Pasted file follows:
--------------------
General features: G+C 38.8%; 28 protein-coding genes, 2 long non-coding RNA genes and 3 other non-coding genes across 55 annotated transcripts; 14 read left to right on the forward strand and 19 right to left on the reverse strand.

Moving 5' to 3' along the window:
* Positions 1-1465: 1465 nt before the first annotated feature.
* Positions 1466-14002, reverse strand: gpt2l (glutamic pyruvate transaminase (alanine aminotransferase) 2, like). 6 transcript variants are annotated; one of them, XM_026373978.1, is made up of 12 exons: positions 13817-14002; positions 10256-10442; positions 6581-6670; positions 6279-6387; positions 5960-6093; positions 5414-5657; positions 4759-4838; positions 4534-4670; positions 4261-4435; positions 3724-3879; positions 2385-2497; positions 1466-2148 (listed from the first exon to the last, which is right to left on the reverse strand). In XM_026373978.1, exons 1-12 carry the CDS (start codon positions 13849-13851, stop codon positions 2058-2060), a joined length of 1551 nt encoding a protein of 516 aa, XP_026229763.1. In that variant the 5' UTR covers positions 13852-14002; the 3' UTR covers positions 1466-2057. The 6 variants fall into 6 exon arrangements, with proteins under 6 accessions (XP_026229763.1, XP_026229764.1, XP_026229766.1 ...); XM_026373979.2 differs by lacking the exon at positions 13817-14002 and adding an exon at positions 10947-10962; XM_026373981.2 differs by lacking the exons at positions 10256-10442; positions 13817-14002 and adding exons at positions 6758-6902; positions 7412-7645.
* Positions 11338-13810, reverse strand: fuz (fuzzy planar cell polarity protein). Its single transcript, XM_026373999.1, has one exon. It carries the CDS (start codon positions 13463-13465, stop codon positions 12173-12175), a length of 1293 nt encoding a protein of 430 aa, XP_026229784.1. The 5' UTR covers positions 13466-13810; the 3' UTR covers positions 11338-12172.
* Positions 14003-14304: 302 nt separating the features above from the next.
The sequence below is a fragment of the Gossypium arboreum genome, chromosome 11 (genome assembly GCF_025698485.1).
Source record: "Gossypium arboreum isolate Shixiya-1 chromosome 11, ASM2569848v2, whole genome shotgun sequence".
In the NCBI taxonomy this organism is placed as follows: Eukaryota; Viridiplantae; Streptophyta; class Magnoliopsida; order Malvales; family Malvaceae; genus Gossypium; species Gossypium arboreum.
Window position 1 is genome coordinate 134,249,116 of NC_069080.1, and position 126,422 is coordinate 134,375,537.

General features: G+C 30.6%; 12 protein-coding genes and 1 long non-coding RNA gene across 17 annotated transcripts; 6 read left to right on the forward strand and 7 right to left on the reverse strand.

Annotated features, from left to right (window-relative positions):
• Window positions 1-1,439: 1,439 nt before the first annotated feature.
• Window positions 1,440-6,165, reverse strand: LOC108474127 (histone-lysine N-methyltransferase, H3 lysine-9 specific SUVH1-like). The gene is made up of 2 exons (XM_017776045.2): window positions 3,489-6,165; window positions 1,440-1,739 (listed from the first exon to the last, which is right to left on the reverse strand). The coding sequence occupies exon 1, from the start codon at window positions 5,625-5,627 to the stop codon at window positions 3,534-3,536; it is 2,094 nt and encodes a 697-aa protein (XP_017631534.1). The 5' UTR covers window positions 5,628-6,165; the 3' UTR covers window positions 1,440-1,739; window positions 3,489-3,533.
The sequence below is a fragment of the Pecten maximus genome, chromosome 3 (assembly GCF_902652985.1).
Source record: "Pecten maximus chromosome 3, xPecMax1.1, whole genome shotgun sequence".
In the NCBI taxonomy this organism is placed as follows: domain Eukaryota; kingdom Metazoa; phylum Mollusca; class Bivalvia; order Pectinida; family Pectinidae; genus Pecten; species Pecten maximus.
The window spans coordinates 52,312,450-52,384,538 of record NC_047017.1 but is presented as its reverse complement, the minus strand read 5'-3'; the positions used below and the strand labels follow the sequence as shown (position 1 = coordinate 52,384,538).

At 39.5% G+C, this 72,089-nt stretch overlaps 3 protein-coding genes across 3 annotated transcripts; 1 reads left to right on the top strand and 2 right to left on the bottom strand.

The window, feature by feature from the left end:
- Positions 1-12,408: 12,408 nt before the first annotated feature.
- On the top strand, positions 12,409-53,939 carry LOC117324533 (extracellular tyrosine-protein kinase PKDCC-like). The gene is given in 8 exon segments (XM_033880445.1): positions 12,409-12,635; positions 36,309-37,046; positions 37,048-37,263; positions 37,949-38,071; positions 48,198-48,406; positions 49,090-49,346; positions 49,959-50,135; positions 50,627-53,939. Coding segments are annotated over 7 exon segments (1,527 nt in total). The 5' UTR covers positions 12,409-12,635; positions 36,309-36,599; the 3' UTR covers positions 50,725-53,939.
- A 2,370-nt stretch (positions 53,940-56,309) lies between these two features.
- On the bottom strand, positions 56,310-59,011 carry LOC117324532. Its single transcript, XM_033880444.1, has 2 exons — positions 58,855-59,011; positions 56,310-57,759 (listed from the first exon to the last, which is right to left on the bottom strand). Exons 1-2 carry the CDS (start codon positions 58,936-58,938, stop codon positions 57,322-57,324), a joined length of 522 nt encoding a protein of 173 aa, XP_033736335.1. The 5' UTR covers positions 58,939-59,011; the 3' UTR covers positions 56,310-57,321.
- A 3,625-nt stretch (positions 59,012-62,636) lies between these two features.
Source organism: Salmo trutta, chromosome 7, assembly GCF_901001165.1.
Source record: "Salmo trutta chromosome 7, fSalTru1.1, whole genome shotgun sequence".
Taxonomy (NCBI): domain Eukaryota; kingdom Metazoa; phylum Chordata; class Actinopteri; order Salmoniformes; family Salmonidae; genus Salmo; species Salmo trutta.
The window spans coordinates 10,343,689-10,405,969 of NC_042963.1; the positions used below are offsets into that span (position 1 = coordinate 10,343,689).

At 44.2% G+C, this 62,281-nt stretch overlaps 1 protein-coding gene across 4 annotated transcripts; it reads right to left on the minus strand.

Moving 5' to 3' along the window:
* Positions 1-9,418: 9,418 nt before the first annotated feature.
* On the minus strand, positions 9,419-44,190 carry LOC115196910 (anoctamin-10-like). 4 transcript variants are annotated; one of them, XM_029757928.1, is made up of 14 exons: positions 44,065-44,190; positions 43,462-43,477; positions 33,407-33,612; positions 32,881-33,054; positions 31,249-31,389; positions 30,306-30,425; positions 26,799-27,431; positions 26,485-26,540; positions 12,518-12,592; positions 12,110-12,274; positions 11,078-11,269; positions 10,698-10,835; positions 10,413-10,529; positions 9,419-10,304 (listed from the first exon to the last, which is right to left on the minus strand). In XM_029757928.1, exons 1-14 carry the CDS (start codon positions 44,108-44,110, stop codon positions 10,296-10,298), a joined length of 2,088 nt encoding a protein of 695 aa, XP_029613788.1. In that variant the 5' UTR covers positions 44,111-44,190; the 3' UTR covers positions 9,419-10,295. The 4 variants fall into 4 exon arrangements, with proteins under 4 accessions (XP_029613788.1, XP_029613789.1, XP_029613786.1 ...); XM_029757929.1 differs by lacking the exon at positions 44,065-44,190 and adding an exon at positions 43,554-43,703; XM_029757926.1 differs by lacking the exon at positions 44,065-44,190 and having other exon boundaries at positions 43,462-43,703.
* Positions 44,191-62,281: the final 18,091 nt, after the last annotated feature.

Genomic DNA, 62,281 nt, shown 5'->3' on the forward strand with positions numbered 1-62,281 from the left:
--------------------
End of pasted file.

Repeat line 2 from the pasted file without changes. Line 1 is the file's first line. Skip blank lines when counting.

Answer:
Moving 5' to 3' along the window: